How to build an audience before building a product

Written by Justin on July 30, 2018

Jason Fried and David Heinemeier Hansson started 37signals as a classic web design firm back in 1999 — along with just about everyone looking to make a buck off of the dot-com boom.

They created a blog, called Signal vs. Noise, to share their best practices and ideas about web design and development, and launched a web development framework, called Ruby on Rails, to help developers quickly build web applications. By 2004, both had become immensely popular among other web development agencies.

Leveraging this loyal following for both research and sales, they launched Basecamp in 2004 and quickly scaled the business to 2.8 million customers and more than $100 million in revenue without taking any outside funding! And, the rest is history.

Fried and DHH saw the value of creating helpful resources and building an audience around that value. Without Signal vs. Noise and Ruby on Rails, Basecamp wouldn’t have become the runaway success that it is today.

So, how does this apply to your business?

Conventional lean startup wisdom says that the best way to build a product is to go out and talk to your customers and discover their problems — and that is absolutely right! But, how exactly do you go out, find customers, and build relationships with them?

It turns out that good content requires the same lean startup principles as building a great product — you need to discover problems to come up with topics, test solutions by writing content, measure whether the content resonates with the audience, and constantly make improvements. 

The difference is that content is much faster to deploy than a product and enables you to build trust and strong distribution channels while testing your ideas. You can leverage this later on to sell a product with a lot less effort. 

For the purposes of this article, we’re going to focus on building a blog because that’s what we know best. The same core principles apply to building an audience through any medium, however, including social media, YouTube, podcasts, or others.

Nobody Cares About You

Building an audience is easier said than done. Nearly two decades after 37Signals launched Signal vs. Noise, it’s much harder to launch a blog that gets noticed — there’s a lot more noise. The Internet is a daily battle for attention with millions of blog posts published every day and it’s only getting more competitive. Even worse, more than half of online visitors read an article for less than 15 seconds! That’s not a lot of time to grab their attention.

Building an Audience

Source: XCKD

You can certainly write posts that draw in tens of thousands of visitors by targeting the right keywords and content — in fact, the process has become more science than art. Add some misleading clickbait headlines and you can get even more traffic from social media!

But, page views aren’t correlated to customer insights, and clickbait headlines won’t help you build an audience. You might even lose credibility. Sumo estimates that the average email opt-in rate for a blog is just 1.95 percent, or less than two in every 100 visitors, compared to 4.77 percent for top-performing blogs that provide visitors with real value.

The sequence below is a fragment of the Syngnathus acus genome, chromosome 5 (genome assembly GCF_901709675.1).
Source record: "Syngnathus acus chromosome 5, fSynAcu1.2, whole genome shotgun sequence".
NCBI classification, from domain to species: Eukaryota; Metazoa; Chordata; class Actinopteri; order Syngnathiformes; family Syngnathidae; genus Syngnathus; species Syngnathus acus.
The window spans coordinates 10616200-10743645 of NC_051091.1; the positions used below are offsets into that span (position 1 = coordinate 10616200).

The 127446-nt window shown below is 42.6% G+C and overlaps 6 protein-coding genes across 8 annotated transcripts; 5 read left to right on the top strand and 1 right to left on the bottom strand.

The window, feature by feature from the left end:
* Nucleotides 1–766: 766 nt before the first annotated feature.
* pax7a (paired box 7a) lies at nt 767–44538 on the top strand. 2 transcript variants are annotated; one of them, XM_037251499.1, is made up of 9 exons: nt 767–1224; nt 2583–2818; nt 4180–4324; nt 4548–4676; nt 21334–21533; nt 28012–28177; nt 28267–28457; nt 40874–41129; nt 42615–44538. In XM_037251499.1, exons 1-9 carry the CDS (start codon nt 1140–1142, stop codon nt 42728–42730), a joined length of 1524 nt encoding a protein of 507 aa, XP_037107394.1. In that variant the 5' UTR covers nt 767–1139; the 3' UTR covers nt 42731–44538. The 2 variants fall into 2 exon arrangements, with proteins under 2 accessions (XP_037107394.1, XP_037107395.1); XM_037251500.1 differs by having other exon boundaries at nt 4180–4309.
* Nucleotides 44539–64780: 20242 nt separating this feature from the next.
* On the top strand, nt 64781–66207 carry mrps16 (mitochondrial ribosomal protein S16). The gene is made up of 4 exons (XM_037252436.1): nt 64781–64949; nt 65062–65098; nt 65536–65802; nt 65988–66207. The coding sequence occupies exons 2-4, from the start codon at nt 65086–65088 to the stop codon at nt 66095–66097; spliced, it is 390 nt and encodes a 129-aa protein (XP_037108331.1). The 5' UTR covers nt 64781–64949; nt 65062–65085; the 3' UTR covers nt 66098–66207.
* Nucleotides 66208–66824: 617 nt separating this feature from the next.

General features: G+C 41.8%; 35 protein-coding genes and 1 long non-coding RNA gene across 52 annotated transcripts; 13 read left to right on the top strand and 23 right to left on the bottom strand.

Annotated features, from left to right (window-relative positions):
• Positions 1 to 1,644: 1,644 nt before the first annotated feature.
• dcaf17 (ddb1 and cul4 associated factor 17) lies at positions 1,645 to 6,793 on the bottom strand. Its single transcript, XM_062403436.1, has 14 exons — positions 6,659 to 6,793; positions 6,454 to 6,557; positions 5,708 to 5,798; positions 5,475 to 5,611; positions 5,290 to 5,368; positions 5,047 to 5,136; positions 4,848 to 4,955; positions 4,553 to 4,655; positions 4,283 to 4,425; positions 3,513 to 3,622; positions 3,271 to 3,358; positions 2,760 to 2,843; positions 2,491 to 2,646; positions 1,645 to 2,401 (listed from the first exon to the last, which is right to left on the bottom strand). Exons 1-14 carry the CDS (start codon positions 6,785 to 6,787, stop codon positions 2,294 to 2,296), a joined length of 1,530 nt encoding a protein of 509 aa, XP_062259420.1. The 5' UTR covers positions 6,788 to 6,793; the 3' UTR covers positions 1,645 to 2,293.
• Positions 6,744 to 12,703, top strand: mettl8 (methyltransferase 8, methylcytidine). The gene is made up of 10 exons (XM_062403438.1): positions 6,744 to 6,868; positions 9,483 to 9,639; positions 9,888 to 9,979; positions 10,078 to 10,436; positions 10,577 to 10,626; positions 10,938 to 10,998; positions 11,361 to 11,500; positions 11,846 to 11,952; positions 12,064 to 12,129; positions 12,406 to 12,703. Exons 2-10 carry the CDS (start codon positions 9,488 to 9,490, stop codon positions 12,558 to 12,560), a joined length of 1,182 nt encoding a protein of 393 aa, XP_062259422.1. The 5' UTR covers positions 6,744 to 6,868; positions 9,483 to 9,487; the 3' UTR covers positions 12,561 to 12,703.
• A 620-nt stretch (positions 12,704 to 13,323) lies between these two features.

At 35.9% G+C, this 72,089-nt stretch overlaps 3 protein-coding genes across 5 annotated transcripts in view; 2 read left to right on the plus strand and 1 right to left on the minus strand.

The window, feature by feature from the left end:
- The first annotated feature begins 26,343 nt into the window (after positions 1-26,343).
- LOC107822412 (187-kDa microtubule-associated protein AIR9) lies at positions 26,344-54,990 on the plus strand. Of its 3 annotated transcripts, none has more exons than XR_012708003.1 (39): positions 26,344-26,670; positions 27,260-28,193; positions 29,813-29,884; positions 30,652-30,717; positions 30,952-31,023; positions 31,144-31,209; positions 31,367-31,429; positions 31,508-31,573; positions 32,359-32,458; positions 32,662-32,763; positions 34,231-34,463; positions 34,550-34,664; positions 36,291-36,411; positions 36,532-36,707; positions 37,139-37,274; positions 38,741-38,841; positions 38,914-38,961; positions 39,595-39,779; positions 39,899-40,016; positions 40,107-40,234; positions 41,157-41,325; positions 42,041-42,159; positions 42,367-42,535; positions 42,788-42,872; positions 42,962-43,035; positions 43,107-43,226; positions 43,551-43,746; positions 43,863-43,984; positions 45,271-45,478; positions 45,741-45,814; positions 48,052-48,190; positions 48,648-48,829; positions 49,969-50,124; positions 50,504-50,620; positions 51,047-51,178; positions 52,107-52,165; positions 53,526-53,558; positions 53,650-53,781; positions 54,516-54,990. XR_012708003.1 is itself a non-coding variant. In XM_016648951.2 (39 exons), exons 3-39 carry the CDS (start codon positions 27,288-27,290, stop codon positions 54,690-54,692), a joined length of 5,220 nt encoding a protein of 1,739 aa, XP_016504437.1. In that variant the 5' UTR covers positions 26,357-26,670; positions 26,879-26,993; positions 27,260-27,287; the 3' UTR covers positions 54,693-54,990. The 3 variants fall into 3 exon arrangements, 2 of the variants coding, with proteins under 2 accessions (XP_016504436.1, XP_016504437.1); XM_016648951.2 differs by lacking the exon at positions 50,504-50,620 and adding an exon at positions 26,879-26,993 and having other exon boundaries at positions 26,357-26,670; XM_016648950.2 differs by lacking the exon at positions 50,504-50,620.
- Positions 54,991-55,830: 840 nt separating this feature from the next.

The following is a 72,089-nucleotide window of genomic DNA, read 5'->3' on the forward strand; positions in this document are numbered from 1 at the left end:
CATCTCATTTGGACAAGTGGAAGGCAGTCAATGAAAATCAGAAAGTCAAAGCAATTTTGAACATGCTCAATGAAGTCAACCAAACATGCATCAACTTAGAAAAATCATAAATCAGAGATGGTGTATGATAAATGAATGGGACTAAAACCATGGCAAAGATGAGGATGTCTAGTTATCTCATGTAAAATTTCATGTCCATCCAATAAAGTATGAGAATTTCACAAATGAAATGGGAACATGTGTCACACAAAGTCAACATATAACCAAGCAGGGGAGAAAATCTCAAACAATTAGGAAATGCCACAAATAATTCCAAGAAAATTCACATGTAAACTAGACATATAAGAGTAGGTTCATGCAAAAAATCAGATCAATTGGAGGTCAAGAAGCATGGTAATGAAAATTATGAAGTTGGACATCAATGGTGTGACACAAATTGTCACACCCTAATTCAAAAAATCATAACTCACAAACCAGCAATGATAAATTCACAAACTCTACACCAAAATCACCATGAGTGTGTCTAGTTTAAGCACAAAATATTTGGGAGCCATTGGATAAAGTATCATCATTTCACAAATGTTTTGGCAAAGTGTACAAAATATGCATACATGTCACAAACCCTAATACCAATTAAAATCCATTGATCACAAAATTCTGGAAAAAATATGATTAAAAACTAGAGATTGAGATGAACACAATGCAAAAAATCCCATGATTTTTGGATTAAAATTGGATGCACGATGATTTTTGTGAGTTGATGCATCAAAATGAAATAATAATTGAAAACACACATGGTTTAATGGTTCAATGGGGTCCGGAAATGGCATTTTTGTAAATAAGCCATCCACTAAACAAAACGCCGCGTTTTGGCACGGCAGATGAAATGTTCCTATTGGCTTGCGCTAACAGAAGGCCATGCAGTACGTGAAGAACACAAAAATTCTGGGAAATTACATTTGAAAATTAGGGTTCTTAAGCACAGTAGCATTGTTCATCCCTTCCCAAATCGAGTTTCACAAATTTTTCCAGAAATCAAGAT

The best performing blogs answer burning questions or improve the reader’s daily life, and then makes a compelling offer to collect an email address. After a visitor signs up, you can then keep them engaged with a drip email campaign, newsletter, or other content.

Interview Your Target Customers

How do you find burning questions you can answer? 

Many successful bloggers write about their own problems and solutions, as well as share advice they’ve learned over the years. For example, 37Signals created Signal vs. Noise to share their experiences building web and mobile apps to build an audience of web development firms that had the same problems. This is a good way to start, but you have your own biases and it can be tough to look at areas where you’re an expert as if you were a beginner. 

And what if you are targeting customers outside of your area of expertise? For example, someone that works outside of the legal profession may have some idea of the problems faced by paralegals, but without being in the trenches and going to work every day from 9-to-5, it’s difficult (or impossible) to have a true understanding of their pain points.

This leaves two ways that we’ve found work best:

  • Observe Them in the Wild - Amy Hoy recommends finding where your customers are interacting in the wild and observing them. For example, look on Quora for common questions, subreddits for interesting discussions, or even industry forums to see what’s relevant. Try to get a read on the audience’s values and find their core pain points before coming up with potential solutions.
  • Ask Them Directly - Lean Startup encourages entrepreneurs to get out and actually talk to their target customers. We wrote about how to interview potential customers for product ideas, this is the same concept. Only now you really shouldn’t be pitching. Tl;dr - use open-ended questions to get them to talk about their problems and then mine those responses to find their values and pain points before coming up with potential solutions.

Use the insights from these processes to compile a list of the most common values and most frequent problems that are mentioned either online or in interviews. Then, brainstorm some solutions to these problems based on what you’ve learned.

Make an Offer They Can’t Refuse

The next step is taking these problems and solutions and packaging them into compelling offers that your target audience can’t refuse. 

Wait.

We’re not just going to start writing content?

That’s right, first we need a goal. Something to drive our readers towards. This is also known as the hub-and-spoke content model. You start by building a hub, a core piece of compelling content. Then, you leverage the same work and research to create related pieces of content (or spokes) to draw readers in. 

After drawing in visitors with compelling spokes, these offers will be used to collect email addresses, encourage social media followers, or otherwise build an audience.